Population Effects From Snared Lion Rescues

Post submitted by Zamiban Carnivore Programme. Photo by Luke Dollar

Zambia shares borders with eight countries, and nearly 40% of its land is managed for wildlife. There are large tracts of unfenced protected area networks that are of critical importance for large carnivore conservation. However, the challenges Zambia’s wildlife and wild places face are unprecedented, complex, rapidly changing, and in need of collaboration among all sectors in conservation.

Image courtesy of Zambia Carnivore Programme

Image courtesy of Patrick Bently.

Wire-snaring, an inexpensive, quiet alternative to poaching with firearms, is rampant throughout all of the Zambian Carnivore Program (ZCP) study areas and fuels a large-scale commercial bushmeat trade. Due to the indiscriminate nature of snares, these devastating poaching tools can inflict significant injuries and mortality on all mammal species. In Luangwa Valley, ZCP, whose efforts are funded in part by national Geographic’s Big Cats Initiative via grants to Dr. Matt Becker and National Geographic Emerging Explorer Thandiwe Mweetwa, has a long-standing collaboration with Conservation South Luangwa (CSL) to collaboratively support anti-poaching work to combat snaring, evaluate snaring patterns, trends and the efficacy of anti-poaching efforts, and reduce its impact on large carnivores. With two full-time veterinarians employed across the three field-sites, ZCP is able to react quickly and effectively to reports of snares or snare-wound animals.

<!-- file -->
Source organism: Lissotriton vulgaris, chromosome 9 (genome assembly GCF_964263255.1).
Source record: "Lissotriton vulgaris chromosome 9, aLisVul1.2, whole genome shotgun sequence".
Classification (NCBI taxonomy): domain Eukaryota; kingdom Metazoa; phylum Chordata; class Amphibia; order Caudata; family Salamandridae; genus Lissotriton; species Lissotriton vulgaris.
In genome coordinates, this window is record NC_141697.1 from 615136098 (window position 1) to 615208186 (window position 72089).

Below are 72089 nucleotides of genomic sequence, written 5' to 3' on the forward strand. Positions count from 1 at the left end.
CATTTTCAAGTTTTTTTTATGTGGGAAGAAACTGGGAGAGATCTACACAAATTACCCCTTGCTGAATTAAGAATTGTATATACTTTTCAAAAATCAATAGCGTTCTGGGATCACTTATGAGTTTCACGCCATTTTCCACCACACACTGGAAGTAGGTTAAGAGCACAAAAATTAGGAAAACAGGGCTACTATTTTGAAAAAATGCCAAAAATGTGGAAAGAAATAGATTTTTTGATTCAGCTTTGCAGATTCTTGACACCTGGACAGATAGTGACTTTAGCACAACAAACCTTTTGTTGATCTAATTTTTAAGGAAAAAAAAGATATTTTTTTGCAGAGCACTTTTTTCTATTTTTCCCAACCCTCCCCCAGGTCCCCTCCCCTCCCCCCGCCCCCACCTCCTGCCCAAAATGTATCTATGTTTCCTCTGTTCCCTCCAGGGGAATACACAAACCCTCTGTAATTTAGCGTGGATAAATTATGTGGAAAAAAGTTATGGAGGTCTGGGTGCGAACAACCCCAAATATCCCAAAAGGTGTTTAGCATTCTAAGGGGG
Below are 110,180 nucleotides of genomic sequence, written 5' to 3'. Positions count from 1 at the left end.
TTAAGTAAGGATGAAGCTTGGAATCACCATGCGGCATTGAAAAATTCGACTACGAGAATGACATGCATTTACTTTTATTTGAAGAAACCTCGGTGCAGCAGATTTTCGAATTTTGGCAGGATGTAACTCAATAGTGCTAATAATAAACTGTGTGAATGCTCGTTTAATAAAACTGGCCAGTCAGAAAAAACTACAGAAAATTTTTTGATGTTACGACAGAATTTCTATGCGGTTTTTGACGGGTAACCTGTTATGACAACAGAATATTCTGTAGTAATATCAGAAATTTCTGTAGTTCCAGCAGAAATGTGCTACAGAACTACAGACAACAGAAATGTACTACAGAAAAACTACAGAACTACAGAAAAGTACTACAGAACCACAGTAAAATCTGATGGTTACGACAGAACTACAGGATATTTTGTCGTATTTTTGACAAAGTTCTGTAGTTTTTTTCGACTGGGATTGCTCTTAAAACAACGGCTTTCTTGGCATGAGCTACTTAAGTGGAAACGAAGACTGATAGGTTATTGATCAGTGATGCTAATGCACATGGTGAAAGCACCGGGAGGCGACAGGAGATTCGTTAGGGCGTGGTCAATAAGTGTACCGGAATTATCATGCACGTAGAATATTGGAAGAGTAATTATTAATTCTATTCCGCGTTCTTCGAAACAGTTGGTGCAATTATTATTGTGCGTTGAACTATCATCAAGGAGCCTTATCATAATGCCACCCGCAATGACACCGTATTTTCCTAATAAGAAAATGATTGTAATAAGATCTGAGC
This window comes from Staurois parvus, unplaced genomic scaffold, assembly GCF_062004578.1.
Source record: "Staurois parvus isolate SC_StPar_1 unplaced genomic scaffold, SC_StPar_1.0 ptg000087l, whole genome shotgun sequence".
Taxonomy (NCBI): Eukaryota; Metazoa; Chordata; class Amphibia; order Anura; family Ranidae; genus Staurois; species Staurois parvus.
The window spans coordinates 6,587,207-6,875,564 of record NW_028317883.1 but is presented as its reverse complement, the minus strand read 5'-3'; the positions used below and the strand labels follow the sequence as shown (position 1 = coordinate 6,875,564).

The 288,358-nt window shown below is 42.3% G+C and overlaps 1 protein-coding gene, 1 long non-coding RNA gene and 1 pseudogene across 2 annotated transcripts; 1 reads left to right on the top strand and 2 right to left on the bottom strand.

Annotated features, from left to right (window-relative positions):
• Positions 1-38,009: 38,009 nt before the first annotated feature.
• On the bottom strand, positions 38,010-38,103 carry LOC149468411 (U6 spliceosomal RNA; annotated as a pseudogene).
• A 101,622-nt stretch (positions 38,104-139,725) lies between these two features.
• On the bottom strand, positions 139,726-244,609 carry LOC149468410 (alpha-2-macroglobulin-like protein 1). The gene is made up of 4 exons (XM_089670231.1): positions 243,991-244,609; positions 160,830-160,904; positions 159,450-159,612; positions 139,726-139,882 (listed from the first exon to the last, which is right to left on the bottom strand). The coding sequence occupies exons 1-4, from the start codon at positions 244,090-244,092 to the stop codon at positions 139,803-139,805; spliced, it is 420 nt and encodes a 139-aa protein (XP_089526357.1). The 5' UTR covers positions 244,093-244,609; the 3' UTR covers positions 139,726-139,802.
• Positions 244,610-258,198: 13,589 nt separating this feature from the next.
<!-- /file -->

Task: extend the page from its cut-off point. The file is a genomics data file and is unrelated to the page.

Zambian Carnivore Programme is happy to report that they have de-snared dozens of lions and as a result these efforts have led to the saving – and eventual birth – of over 130 lions. ZCP’s long-term lion conservation efforts have show that for 20-lions de-snared, more than 100 cubs were born.

ZCP’s blending of rigorous scientific research and immediate field based conservation actions has allowed them to address a myriad of threats big cats face today and witness the direct impacts of their efforts.

 

Changing Planet

,

While his own research focuses on learning about and protecting the fossa, Madagascar's elusive top predator, Luke Dollar has also devoted himself to promoting smart and effective conservation throughout the world. As a part of this larger dedication, he also heads up National Geographic's Big Cats Initiative. Learn More About Luke Dollar and His Work